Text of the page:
First up was Coup: Rebellion G54. Always good fun this one, especially with some of the expansion roles which add some extra spice into the mix. This time, it came down to Phil & Jon duelling it out, with Jon managing to assassinate Phil at the last moment to be last man standing.

Next was Tom's copy of Cacao, played with Mauro, Jon & John. This is an inoffensive tile-laying game, where your workers are printed onto tiles that you place along with market and harvest tiles to score points. This felt like a fun, light game, that was moving along at a fair trot until you get to the last 3 tiles, which we were then able to place on top of other tiles that had already been placed. Cue 20 minutes of AP (especially from Jon...) as we tried to max out the possible scoring combinations.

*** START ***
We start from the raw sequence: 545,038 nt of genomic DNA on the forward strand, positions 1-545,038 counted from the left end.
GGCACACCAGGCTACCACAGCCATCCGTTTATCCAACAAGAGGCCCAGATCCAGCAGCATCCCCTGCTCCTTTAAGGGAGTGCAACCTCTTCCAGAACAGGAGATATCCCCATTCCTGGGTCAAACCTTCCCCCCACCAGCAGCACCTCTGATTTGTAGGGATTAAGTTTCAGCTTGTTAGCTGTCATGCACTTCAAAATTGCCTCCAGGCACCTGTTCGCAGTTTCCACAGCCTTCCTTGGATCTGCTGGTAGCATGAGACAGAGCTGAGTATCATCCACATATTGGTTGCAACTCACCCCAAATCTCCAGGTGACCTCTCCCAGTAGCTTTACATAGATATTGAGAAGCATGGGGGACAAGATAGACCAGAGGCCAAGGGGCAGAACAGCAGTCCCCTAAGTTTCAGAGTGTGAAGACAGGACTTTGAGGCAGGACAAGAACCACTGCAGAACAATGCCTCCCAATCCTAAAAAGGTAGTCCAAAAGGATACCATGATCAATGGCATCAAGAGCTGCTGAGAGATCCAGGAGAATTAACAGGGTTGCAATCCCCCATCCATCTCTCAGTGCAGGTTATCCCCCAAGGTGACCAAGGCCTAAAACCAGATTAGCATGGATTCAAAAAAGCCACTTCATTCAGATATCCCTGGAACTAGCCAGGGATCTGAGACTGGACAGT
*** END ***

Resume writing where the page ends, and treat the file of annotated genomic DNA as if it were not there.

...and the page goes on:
Mauro ended the game on top, thanks to a timely addition of the most valuable market, next to an equally generous harvest space, which he was then able to hammer again at the end of the game.

I really liked the game up until the last few tile lays, and would happily play it again. Just need to make sure that the ending doesn't drag on so much next time....
Ticket to Ride: UK next made an appearance - this is the map where you must buy 'technologies' to enable you to lay all but the most basic routes. Mauro warned us at the beginning that he felt that one of the technologies (choose to take 3 blind cards each turn) was overpowered. It was decided to play with them anyway, but perhaps it was significant that the 2 players who managed to buy them (John & Mauro) came in first and second!